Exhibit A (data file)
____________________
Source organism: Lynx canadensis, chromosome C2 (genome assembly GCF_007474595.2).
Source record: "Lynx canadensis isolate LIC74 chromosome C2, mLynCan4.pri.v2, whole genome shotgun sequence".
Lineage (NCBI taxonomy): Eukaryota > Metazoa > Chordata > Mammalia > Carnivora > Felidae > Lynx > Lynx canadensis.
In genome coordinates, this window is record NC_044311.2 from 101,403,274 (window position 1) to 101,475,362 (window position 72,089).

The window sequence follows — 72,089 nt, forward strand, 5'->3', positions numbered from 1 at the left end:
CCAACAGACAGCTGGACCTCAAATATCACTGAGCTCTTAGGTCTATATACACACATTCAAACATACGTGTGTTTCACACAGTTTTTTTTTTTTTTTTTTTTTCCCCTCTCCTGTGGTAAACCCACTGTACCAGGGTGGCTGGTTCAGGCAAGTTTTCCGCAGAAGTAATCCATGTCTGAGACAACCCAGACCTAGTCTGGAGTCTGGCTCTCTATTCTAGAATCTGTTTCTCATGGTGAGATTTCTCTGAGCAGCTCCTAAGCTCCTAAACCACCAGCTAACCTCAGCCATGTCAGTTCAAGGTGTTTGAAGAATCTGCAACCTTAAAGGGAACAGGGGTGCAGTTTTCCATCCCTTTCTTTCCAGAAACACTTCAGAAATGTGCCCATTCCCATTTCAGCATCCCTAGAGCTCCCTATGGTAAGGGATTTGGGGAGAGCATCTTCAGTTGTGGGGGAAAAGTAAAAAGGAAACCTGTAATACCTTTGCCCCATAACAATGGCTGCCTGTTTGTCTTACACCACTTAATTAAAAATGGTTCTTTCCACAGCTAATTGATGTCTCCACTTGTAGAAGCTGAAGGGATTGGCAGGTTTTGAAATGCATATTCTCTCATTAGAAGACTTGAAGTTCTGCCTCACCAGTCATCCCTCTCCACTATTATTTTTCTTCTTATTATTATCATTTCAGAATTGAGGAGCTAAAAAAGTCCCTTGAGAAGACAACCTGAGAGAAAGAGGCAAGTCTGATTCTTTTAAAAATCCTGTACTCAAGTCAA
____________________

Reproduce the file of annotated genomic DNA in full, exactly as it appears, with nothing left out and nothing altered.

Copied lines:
Source organism: Lynx canadensis, chromosome C2 (genome assembly GCF_007474595.2).
Source record: "Lynx canadensis isolate LIC74 chromosome C2, mLynCan4.pri.v2, whole genome shotgun sequence".
Lineage (NCBI taxonomy): Eukaryota > Metazoa > Chordata > Mammalia > Carnivora > Felidae > Lynx > Lynx canadensis.
In genome coordinates, this window is record NC_044311.2 from 101,403,274 (window position 1) to 101,475,362 (window position 72,089).

The window sequence follows — 72,089 nt, forward strand, 5'->3', positions numbered from 1 at the left end:
CCAACAGACAGCTGGACCTCAAATATCACTGAGCTCTTAGGTCTATATACACACATTCAAACATACGTGTGTTTCACACAGTTTTTTTTTTTTTTTTTTTTTCCCCTCTCCTGTGGTAAACCCACTGTACCAGGGTGGCTGGTTCAGGCAAGTTTTCCGCAGAAGTAATCCATGTCTGAGACAACCCAGACCTAGTCTGGAGTCTGGCTCTCTATTCTAGAATCTGTTTCTCATGGTGAGATTTCTCTGAGCAGCTCCTAAGCTCCTAAACCACCAGCTAACCTCAGCCATGTCAGTTCAAGGTGTTTGAAGAATCTGCAACCTTAAAGGGAACAGGGGTGCAGTTTTCCATCCCTTTCTTTCCAGAAACACTTCAGAAATGTGCCCATTCCCATTTCAGCATCCCTAGAGCTCCCTATGGTAAGGGATTTGGGGAGAGCATCTTCAGTTGTGGGGGAAAAGTAAAAAGGAAACCTGTAATACCTTTGCCCCATAACAATGGCTGCCTGTTTGTCTTACACCACTTAATTAAAAATGGTTCTTTCCACAGCTAATTGATGTCTCCACTTGTAGAAGCTGAAGGGATTGGCAGGTTTTGAAATGCATATTCTCTCATTAGAAGACTTGAAGTTCTGCCTCACCAGTCATCCCTCTCCACTATTATTTTTCTTCTTATTATTATCATTTCAGAATTGAGGAGCTAAAAAAGTCCCTTGAGAAGACAACCTGAGAGAAAGAGGCAAGTCTGATTCTTTTAAAAATCCTGTACTCAAGTCAA